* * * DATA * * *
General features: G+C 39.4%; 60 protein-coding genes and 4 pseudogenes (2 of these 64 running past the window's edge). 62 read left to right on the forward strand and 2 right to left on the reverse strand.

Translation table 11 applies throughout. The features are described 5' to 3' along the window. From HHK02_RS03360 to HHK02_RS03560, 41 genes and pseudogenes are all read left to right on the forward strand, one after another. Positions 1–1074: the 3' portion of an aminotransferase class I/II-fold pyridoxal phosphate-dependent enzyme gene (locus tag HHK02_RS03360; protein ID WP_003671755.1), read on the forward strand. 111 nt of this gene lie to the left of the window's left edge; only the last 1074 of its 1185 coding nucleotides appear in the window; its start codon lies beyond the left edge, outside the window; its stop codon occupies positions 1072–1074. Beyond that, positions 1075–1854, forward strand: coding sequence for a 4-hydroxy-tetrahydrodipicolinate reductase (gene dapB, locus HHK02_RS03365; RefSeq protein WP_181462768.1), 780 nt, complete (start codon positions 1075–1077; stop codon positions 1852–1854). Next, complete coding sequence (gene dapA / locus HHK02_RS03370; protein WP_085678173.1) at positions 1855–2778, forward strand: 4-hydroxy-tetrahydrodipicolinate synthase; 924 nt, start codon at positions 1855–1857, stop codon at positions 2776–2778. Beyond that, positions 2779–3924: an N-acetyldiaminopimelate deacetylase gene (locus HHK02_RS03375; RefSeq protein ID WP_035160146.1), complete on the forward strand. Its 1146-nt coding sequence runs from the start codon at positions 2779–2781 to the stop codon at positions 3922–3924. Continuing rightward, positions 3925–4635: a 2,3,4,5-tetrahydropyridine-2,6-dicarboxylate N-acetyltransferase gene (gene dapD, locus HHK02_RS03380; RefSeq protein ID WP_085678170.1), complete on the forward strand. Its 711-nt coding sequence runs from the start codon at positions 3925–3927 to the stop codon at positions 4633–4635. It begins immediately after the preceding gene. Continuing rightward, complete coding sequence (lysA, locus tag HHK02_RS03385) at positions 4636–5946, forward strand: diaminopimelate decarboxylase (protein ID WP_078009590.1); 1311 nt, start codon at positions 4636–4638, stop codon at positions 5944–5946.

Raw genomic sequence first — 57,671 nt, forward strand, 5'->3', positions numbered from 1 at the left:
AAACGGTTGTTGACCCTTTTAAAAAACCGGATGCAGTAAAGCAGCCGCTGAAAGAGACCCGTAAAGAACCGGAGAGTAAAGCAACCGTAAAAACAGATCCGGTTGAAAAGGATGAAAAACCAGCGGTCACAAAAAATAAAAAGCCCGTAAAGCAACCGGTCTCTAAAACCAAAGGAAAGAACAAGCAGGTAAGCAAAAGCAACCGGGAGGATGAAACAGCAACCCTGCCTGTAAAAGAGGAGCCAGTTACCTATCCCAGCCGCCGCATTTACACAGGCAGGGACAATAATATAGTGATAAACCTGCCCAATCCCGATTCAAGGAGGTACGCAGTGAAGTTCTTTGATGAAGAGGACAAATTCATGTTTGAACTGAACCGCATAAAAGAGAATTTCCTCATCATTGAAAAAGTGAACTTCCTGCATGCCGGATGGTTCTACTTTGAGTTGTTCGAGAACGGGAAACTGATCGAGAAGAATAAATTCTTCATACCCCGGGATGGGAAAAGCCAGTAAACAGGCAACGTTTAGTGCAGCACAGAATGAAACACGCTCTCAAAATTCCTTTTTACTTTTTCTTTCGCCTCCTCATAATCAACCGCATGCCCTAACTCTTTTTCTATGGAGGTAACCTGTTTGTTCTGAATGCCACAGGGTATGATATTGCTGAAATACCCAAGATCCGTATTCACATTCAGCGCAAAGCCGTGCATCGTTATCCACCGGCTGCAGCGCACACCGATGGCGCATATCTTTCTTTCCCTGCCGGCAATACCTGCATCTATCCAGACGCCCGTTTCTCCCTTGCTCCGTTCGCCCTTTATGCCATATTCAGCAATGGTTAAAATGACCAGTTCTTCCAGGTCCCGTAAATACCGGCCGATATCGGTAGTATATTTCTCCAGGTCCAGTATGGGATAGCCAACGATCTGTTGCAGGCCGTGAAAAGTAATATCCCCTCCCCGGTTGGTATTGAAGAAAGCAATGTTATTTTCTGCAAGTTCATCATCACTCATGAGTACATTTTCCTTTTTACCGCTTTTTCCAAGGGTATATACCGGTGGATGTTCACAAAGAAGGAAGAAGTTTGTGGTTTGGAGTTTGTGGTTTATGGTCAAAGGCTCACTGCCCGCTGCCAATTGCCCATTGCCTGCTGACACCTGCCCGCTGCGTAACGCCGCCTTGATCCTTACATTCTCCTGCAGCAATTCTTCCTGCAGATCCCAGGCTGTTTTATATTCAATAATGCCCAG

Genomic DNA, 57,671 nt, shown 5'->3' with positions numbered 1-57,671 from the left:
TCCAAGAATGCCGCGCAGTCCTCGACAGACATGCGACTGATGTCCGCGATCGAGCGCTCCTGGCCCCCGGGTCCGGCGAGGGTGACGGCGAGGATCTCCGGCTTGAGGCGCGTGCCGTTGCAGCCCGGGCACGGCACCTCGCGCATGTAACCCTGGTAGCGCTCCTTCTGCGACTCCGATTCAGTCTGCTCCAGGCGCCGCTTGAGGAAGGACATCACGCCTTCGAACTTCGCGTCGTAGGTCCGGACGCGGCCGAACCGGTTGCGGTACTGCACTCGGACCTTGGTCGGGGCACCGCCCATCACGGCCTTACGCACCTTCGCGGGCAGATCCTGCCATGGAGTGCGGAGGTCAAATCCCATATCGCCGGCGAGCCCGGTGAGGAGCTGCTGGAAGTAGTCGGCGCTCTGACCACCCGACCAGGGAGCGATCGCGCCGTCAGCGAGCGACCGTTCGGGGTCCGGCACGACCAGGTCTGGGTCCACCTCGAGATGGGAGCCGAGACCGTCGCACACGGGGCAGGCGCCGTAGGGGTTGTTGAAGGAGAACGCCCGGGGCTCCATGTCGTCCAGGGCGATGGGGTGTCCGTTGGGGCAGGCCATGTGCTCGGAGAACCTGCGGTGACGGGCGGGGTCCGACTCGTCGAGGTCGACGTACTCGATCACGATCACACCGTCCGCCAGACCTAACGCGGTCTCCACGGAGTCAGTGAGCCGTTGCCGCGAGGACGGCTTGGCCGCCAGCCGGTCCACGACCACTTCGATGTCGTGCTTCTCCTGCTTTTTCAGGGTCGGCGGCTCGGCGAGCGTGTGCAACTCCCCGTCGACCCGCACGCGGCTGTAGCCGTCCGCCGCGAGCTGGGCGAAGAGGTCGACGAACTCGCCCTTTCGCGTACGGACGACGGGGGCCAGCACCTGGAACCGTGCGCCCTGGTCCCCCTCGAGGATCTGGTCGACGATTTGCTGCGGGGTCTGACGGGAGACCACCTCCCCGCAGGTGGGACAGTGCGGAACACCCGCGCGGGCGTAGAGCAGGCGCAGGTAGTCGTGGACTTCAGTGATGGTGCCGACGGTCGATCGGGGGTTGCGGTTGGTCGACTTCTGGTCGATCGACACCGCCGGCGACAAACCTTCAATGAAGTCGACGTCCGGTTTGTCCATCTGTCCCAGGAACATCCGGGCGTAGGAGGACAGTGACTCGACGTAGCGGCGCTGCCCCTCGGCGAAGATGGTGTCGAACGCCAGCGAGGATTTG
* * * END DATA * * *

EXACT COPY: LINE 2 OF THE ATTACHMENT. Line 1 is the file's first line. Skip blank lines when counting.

Translation table 11 applies throughout. The features are described 5' to 3' along the window. From HHK02_RS03360 to HHK02_RS03560, 41 genes and pseudogenes are all read left to right on the forward strand, one after another. Positions 1–1074: the 3' portion of an aminotransferase class I/II-fold pyridoxal phosphate-dependent enzyme gene (locus tag HHK02_RS03360; protein ID WP_003671755.1), read on the forward strand. 111 nt of this gene lie to the left of the window's left edge; only the last 1074 of its 1185 coding nucleotides appear in the window; its start codon lies beyond the left edge, outside the window; its stop codon occupies positions 1072–1074. Beyond that, positions 1075–1854, forward strand: coding sequence for a 4-hydroxy-tetrahydrodipicolinate reductase (gene dapB, locus HHK02_RS03365; RefSeq protein WP_181462768.1), 780 nt, complete (start codon positions 1075–1077; stop codon positions 1852–1854). Next, complete coding sequence (gene dapA / locus HHK02_RS03370; protein WP_085678173.1) at positions 1855–2778, forward strand: 4-hydroxy-tetrahydrodipicolinate synthase; 924 nt, start codon at positions 1855–1857, stop codon at positions 2776–2778. Beyond that, positions 2779–3924: an N-acetyldiaminopimelate deacetylase gene (locus HHK02_RS03375; RefSeq protein ID WP_035160146.1), complete on the forward strand. Its 1146-nt coding sequence runs from the start codon at positions 2779–2781 to the stop codon at positions 3922–3924. Continuing rightward, positions 3925–4635: a 2,3,4,5-tetrahydropyridine-2,6-dicarboxylate N-acetyltransferase gene (gene dapD, locus HHK02_RS03380; RefSeq protein ID WP_085678170.1), complete on the forward strand. Its 711-nt coding sequence runs from the start codon at positions 3925–3927 to the stop codon at positions 4633–4635. It begins immediately after the preceding gene. Continuing rightward, complete coding sequence (lysA, locus tag HHK02_RS03385) at positions 4636–5946, forward strand: diaminopimelate decarboxylase (protein ID WP_078009590.1); 1311 nt, start codon at positions 4636–4638, stop codon at positions 5944–5946.